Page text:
So tonight, I set out to clean up most of the wiring. I started with the power supply and got that all organized and routed well, and even managed to install both the fans I bought for cooling. It took several hours to do that and reroute/organize the power and data cables going to the driver boards. Everything looks much better now and can handle all of the cable routing needed for the upper half, plus the power cables needed for the second module.

Video of 15x4 pixels running (3.9MB QuickTime)

Video, sans diffuser (3.0MB QuickTime)

So far, everything's holding up to the scaling from 4 to 12 driver chips, as it should. The only problem now seems to be speed. In the video, everything is running at about 15fps. This isn't horrible, except that this is with only 1/2 of the final number of pixels, so the final speed will be about 7fps. In my opinion, that is unacceptable for what I want.
I have managed to tweak the SDCC compiler to make things a bit faster, but I don't know if there are many tweaks left that I can do to speed it up any more. I will have to dig into the code and see what I can do for shortcuts. Right now, there are quite a few extra steps it's doing each and every time for computing the color value, so that's probably going to be my main focus for optimization.

More to come!


Thursday, October 12, 2006

Gluing progress

20 more pixels glued into place. That leaves me 33% done with the gluing. This round went much faster than the first time. Woo!

I've just been playing around a little bit with things here and there. Currently, there's not a whole lot I've been really attempting. I would like to have some sort of unique pseudo-random number generator. Pseudo-random is fine for what I need, but that's only as random as its initial seed, which is deterministic for the microprocessor without any sort of analog input (white noise, ADC, user input, etc). I think the easiest approach currently would be to have a small switch on one of the unused ports that can be pressed at any time while it's running that would update the seed. I could just have an unsigned int as a counter for the main loop, and whenever it detects the switch as closed, I can just call srand with the counter as an argument.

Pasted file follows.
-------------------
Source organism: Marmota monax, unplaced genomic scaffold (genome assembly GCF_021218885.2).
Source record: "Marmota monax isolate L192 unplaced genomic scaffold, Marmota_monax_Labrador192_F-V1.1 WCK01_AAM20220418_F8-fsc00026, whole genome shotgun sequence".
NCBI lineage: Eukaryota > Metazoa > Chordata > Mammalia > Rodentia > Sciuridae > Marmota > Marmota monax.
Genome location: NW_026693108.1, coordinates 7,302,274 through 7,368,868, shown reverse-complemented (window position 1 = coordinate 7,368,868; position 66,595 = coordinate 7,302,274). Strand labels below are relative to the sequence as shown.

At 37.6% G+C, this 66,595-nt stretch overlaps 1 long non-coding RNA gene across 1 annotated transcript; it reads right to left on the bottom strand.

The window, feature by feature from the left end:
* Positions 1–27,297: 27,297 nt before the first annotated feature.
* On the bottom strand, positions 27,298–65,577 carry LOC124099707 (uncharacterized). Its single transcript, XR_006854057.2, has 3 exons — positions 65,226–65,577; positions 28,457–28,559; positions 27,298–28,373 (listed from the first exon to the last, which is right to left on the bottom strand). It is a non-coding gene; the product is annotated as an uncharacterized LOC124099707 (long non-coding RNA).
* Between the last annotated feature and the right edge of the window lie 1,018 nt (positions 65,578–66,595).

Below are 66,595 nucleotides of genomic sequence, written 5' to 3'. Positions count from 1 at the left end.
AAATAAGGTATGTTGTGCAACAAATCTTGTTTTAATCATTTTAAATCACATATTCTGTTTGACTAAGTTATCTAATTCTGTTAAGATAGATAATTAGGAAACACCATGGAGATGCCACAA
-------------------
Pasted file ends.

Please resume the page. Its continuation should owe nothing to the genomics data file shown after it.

I'm going to be ordering a few odds and ends (wire, terminal blocks, crimp terminals) for the current stages I'm in.
I've recalculated a few times how many of each length of LED triplets I will need, and with my current calculations, I need to solder 31 more triplets of various lengths (2 10", 17 8", & 12 4") for the first module.

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Tuesday, October 10, 2006

Wow, I've had a productive (and depressing and exhausting) last 3 days. This post is long, so please bear with me. It is entirely about coding, so I don't blame you if your eyes gloss over and you stop reading it because of boredom.

I set out on Sunday to try to get the ADC and distance sensor working correctly. The distance sensor was fairly easy to hook up and seemed to work fine. 0.4v to 2.1v, depending on how close something was (higher = closer). I wasn't really worried about that, however.
The ADC was of prime concern, and it seems that my concern wasn't without merrit. I was eventually able to get the code to write to the ADC, as well as read at least 1 byte from the ADC (all my TWI programming thus far has been purely writing). I only think I am able to read a single byte, as I'll explain in a bit.
Try as I might, I wasn't able to get anything usable from the ADC off the TWI bus. I could only seem to get the first 4 bits. It's a 12-bit ADC and thus requires 2 read cycles on the TWI to get all 12 bits. The first 4 bits are the MSB and generally the most important. The final 8 bits in the 2nd read cycle are the LSB's and still important. It seems like the only thing I have been able to get from it was all 1's (not promising, it means the ADC is flatlined somehow).

After a couple hours of poring over whitepapers and fiddling with code and a multimeter, I eventually found some bad news. The power being supplied to the ADC's is about 4.1v. The nominal voltage listed in the datasheet is 2.7v-3.6v (I assumed my voltage regulator would correctly drop the 5v coming into the board down to 3.3v). However, I failed to read the part that said that if the voltage is above 2.7v (NOTE: "above 2.7v" doesn't mean "above the nominal voltage range"), then the REF pin needs to be tied to VDD instead of ground, as it shows in the handy little wiring diagram (which is the way I have it wired up on the board).
So it looks like the ADC's on the board are bunk. I think they are functioning fine, but they don't have the correct voltage reference to properly do the ADC conversion.
It looks like I'll have to wait for version 1.1 of the microcontroller board to do any sensors. :( Boo-hoo! (unless I can rig up some other board with different parts).